Jack Myers' Weekend Think Tank: Transformation 2007-2008, Part 2

I recently published a commentary titled "Transformation 2007-2008" that generated many positive responses but some accusations that it was hypocritical. The accusations were based on seemingly contradictory statements about the prognosis for traditional media companies.

In my article, I commented, "We know enough about the future already to make investments in new business models virtually risk free. Yes, there is inherent risk in reduced commitment to current models, but we must realize the risk is even greater if these models continue to dominate, unchanged. If the media industry is ever going to change, it must do so soon. Executives could once confidently wait out change and succeed if they just stuck with three cardinal rules (1. Increase the amount of inventory, aka clutter; 2. Steadily increase costs, even if return value is declining; 3. Avoid providing any meaningful data on effectiveness and laugh whenever John Wanamaker is mentioned. He complained only 50 percent of his ads worked, but he didn't know which 50 percent.) Today the greatest danger to business executives in media and advertising is that they have no idea how quickly the walls are going to be torn down around them and, like the Communists, how extraordinarily unprepared most of them are."



Since I often write about the innovations and advances developed and implemented by media companies, agencies and marketers, there could be some confusion and sense that these commentaries are contradictory. Is the industry advancing or is it standing still? The answer is both. This week's National Association of Television Programming Executives conference in Las Vegas offered a perfect microcosm of the industry as a whole. At a convention historically attended only by a small segment of the industry--program producers and program distributors--there were several hundred new media executives from both the traditional players as well as many new broadband and mobile companies.

Of the sixty panels at NATPE, more than two-thirds were dedicated to new media, and indeed most had standing-room-only attendance. But a closer look at the panel attendees found that the vast--and I mean vast--majority were from the ranks of those who did not have day-to-day business to transact at NATPE. They were the new-media players, the press, the job seekers, and content producers looking for insights on how to gain distribution.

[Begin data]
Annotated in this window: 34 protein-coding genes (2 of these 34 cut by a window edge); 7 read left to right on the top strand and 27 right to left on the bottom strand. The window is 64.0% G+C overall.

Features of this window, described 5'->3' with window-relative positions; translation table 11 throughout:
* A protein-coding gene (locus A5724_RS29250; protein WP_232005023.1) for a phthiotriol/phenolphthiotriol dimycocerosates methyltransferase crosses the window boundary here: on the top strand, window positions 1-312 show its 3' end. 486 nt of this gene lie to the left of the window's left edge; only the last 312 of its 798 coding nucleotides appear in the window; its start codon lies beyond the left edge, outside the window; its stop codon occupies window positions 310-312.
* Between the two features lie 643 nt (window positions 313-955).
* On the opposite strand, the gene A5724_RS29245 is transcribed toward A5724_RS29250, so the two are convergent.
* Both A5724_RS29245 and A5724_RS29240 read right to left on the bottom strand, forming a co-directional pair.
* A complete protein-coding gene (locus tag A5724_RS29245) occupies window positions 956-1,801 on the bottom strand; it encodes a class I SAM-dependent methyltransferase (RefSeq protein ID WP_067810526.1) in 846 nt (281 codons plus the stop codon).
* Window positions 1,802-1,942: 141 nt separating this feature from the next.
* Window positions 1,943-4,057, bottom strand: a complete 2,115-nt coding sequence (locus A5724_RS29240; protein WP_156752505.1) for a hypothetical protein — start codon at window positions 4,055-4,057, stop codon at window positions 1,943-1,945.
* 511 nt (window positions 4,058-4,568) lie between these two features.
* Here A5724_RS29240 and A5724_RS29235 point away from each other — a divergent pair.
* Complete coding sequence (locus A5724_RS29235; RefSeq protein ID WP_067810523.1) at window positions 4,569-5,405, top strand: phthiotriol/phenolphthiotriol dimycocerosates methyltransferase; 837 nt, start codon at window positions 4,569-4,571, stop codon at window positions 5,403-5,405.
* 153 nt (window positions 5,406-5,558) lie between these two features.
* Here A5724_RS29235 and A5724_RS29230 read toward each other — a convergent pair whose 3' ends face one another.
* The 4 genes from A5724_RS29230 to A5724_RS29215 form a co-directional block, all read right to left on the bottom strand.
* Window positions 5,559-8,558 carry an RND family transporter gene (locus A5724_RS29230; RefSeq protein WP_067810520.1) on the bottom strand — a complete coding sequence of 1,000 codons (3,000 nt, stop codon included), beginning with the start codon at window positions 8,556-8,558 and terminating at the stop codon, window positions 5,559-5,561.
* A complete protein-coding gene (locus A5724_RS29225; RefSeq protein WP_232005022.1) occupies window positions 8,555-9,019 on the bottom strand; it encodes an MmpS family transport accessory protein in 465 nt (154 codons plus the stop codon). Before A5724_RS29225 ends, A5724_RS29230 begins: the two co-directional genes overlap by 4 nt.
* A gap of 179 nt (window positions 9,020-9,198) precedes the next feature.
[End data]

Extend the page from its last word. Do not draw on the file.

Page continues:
There were, it seemed, two NATPEs. One was for those who were looking toward the future; the other, for those who had active business meetings to attend and revenues to protect. The former included perhaps 10% of the attendees, and the latter, 90%. That's a fair representation of the business today: about 90% is focused on maintaining traditional business models and about ten percent on innovation and nontraditional models.

The most critical question facing executives across the spectrum of new and traditional media is what should that percentage be for their companies in 2010. In 2010, will the new participants be the wheelers and dealers, while the traditional players sit in panels trying to figure out what comes next? If they want to grow the 10% to, let's say, 20% nontraditional and innovation-based in 2010, then they need to start investing accordingly and investing even more aggressively in innovation.

Last July 13, I published a column commenting, "Cable networks need to make radical organizational decisions and better position themselves for the intense competitive battles ahead. The weapons for these battles will be new research methodologies that replace Nielsen, commoditized media auctions, integrated and multi-platform brand-centric solutions, and completely restructured sales and marketing organizations. If the cable industry continues to conform to the upfront-focused traditional supply/demand business models of the past, then the cable ship will continue to slide into the waters of shallow spending. Cable's strengths are not its cheaper costs-per-thousand and endless supply of inventory. Cable network management must refocus their energies on sweeping changes in inventory management systems and commercial supply, emerging interactive television capabilities including telescoping and ad supported video-on-demand, and exploitation of new research models. They need to embed marketers in the program development process. They need to embrace broadband and extend their networks into the online space, building community and user-generated content relationships with loyal viewers. Simply, they must redefine their businesses in order to reenergize them."

While accused of contradicting myself, these two columns, six months apart, seem reasonably consistent. Clearly, many media companies are making the transition and investing in innovation. The simple point I continue to try to make, perhaps a bit strongly, is that the marketplace is transforming ahead of their investments. And those who try valiantly to defend and hold onto the traditional models, the tried-and-true, and historical relationships without adapting aggressively to new models will find themselves increasingly behind the curve.

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